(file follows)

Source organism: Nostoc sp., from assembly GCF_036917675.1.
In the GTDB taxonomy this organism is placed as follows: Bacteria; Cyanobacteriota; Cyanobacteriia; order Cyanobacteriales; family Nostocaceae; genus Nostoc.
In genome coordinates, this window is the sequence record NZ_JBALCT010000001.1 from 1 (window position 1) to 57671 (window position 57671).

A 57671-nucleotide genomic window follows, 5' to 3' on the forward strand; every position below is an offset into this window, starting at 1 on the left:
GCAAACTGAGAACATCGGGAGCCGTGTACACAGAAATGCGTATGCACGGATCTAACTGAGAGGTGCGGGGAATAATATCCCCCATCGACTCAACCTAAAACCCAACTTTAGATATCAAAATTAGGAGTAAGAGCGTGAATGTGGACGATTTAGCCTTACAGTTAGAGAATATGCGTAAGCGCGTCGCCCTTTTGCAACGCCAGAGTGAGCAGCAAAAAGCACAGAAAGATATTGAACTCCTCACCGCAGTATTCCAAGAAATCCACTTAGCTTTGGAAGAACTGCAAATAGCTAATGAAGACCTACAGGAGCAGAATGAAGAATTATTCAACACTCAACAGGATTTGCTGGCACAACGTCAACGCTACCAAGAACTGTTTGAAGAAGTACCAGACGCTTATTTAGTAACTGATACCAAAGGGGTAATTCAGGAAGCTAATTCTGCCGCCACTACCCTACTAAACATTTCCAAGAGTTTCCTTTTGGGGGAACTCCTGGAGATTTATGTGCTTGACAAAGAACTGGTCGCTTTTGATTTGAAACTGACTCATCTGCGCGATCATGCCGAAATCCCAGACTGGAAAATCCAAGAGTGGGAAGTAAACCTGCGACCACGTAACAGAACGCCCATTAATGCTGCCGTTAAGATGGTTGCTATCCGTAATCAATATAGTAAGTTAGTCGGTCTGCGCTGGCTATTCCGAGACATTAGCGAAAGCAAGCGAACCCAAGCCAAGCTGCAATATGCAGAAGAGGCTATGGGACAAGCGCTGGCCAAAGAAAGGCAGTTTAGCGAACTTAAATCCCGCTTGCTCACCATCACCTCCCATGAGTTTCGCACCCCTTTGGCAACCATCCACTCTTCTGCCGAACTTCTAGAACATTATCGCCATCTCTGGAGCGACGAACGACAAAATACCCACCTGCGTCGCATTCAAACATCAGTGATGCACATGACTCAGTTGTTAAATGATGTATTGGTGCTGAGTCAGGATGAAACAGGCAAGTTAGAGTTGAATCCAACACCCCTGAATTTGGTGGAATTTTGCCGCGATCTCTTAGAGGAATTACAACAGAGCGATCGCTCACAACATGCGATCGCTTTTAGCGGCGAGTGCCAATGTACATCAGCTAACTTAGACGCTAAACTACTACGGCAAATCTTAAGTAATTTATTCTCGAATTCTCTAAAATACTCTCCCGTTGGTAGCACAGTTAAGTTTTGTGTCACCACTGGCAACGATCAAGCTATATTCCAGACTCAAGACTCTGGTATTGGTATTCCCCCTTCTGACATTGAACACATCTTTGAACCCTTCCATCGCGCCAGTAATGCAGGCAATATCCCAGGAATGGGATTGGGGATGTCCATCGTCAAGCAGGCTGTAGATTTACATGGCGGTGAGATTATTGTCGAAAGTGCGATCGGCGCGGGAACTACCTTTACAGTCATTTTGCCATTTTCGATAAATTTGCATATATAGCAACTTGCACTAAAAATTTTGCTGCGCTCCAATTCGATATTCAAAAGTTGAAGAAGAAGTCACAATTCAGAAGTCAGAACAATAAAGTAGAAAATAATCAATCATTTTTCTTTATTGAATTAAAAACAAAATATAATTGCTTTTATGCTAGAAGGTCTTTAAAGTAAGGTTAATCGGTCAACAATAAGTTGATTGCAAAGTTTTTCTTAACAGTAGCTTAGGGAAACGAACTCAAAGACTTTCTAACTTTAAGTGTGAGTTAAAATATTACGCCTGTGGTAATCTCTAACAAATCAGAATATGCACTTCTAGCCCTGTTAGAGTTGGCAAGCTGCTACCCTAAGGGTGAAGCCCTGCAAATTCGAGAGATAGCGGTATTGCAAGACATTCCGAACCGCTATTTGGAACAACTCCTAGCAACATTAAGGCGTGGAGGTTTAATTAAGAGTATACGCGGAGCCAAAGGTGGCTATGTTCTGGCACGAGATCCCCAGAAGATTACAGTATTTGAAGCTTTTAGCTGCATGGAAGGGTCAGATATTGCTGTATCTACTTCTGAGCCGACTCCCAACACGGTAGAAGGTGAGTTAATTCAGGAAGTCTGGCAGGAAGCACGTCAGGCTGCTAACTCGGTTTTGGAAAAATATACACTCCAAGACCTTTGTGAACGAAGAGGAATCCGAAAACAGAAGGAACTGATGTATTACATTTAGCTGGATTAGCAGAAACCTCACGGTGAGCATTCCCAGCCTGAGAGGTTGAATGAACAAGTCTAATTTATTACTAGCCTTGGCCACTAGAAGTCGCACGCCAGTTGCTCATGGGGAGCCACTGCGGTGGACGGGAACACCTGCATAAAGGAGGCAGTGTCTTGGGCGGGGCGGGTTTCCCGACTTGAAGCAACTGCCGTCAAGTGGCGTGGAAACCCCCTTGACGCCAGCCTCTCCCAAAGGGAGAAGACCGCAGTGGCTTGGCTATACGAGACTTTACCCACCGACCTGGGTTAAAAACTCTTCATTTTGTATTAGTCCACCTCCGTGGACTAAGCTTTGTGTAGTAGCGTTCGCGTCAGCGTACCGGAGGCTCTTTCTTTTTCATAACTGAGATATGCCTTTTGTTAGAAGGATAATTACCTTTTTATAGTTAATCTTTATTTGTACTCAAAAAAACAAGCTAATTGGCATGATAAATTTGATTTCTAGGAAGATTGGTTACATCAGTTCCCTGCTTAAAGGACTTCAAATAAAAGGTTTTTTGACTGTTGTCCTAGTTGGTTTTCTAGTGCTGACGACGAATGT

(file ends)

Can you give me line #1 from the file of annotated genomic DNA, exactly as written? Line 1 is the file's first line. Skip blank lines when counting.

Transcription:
Source organism: Nostoc sp., from assembly GCF_036917675.1.